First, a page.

The Statistical Package for the Social Sciences (SPSS) Statistics for Windows, version 20, was used for all statistical analyses (IBM-SPSS Inc., Chicago, IL, USA).


  Results Top


In study period, there were 554 patients with confirmed SARS-CoV-2 infection admitted and intubated in ICU attached to the 800-bedded COVID hospital, among which surgical tracheostomy was performed in 92 patients (16.60%) [Table 1]. Ninety-two COVID-19 patients at the ICU underwent tracheostomy and all were enrolled in this study. The age range of the enrolled patients was 18–65 years, with a mean age of 44.4 years. There were 62 (67.39%) males and 32 (34.78%) females, with a male-to-female ratio of 2.06:1. The mean time from onset of the symptoms of the COVID-19 patients to day of intubation was 9.46 days. The day of onset of intubation to day of tracheostomy was 18.34 days. Thirty-five patients (38.04%) died after tracheostomy. The median time between tracheostomy and death was 4 days. No health-care workers from the team for tracheostomy procedure developed symptoms of COVID-19 infections. One health-care worker of tracheostomy team got infection from study patients and developed symptoms of COVID-19 infections. There were no complications occurred at the timing of performing tracheostomy on COVID-19 patients. Postoperative chest X-ray showed no clinical progression of the respiratory condition.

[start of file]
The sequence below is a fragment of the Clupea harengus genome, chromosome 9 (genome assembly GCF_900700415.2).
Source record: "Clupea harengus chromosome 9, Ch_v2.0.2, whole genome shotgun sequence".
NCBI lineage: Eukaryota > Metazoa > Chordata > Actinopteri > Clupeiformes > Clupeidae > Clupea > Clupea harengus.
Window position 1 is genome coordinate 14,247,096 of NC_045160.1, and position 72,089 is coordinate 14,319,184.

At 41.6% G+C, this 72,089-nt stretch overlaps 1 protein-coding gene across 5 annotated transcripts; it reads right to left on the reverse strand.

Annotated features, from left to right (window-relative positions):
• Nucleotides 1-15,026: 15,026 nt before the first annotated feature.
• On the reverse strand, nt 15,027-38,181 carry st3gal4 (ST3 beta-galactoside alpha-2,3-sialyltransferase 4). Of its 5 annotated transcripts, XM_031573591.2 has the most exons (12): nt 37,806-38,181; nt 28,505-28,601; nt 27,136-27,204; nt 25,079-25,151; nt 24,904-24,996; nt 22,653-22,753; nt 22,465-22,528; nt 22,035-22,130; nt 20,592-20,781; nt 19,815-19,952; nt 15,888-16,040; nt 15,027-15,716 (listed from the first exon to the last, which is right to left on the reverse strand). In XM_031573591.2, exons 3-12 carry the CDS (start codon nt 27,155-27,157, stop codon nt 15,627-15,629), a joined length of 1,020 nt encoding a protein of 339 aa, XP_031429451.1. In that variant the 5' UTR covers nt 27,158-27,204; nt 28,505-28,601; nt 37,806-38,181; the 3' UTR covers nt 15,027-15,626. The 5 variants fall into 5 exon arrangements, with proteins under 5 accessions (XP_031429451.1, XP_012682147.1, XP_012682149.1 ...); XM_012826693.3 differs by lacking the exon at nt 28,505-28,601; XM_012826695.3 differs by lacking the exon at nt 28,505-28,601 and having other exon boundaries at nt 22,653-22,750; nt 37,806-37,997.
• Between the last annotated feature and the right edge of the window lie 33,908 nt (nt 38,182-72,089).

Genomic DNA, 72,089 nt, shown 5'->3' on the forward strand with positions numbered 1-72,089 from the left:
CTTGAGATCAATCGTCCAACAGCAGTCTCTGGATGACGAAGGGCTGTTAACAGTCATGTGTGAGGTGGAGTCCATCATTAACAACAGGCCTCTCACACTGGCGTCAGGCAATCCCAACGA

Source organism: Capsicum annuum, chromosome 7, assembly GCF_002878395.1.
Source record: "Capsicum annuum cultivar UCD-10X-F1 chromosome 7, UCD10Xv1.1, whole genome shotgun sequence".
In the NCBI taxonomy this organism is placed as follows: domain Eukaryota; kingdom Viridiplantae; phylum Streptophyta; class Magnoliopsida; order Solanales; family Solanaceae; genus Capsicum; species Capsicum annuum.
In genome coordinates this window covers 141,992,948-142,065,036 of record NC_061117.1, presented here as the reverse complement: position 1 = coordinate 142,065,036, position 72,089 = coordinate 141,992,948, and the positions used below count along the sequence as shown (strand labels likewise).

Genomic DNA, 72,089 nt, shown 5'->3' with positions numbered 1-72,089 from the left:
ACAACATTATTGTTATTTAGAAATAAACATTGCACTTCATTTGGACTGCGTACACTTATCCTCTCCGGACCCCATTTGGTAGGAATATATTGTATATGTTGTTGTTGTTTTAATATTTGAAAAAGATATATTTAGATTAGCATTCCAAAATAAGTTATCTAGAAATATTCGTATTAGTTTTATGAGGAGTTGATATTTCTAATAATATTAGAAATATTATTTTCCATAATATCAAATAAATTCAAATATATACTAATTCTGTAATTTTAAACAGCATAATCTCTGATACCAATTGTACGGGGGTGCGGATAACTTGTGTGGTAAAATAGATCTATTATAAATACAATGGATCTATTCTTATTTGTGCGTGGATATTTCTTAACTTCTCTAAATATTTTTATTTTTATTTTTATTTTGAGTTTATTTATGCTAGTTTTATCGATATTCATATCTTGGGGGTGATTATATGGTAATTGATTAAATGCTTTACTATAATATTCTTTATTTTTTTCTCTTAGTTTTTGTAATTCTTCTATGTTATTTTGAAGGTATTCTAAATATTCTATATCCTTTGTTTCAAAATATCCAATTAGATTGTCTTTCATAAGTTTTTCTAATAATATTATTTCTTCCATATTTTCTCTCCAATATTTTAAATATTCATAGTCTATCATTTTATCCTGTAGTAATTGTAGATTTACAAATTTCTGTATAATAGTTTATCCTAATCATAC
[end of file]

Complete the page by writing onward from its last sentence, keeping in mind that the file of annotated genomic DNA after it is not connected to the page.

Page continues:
Table 1: Clinical parameters of patients with tracheostomy at intensive care unit

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  Discussion Top


COVID-19 is a highly infectious disease and is considered a global public health emergency.[6] The first case of COVID-19 infection was detected in Wuhan, Hubei Province, of China in late December 2019.[7] At present, hospitals are getting large number of COVID-19 patients with requirement of mechanical ventilation which is a sign of severe COVID-19 infection. In severe cases of COVID-19 infection, patients develop acute respiratory distress syndrome (ARDS) followed by need of mechanical ventilation. The increasing number of COVID-19 patients in the present pandemic will expect more endotracheal intubation and prolonged ventilation. Tracheostomy can be performed to avoid the complications of intubation and prolonged ventilation.[8] Tracheostomy is an effective and safe procedure performed on the ICU patients for prolonged tracheal intubation as in respiratory failure.[9] There is no definite guidelines for safety and usefulness of tracheostomy in COVID-19 patients and also no specific weaning protocol are defined.[10] The decisions for tracheostomy in COVID-19 patients should consider benefits of the patient and l infection of the SARS-CoV-2 in health care works in the current COVID-19 pandemic.[11] COVID-19 disease is a highly infectious disease caused by a novel virus called SARS-CoV-2 virus.[12] SARS-CoV-2 is found in high abundance at the upper and lower airway. This infection spreads from person to person through respiratory droplets or contact. Tracheostomy is usually an aerosol-generating procedure with a high risk of contamination by exposing the secretions from the airway to the health-care workers.[13] COVID-19 infection manifests its peak infectivity at 9–10 days following onset of symptoms and performing tracheostomy during this period would be risky for transmission of infections to health care workers.[14] However, the SARS-CoV-2 seems to present peak infectivity at, or even 2 days before to, onset of symptom and steadily decreasing its infectivity after that.[15] The severe manifestations of COVID-19 infection have higher viral loads which follow a similar trajectory, so the tracheostomy can be performed at a mean of 22 days from the day of symptom onset where the infectivity of the tracheal secretion is likely to be very minimal.[16]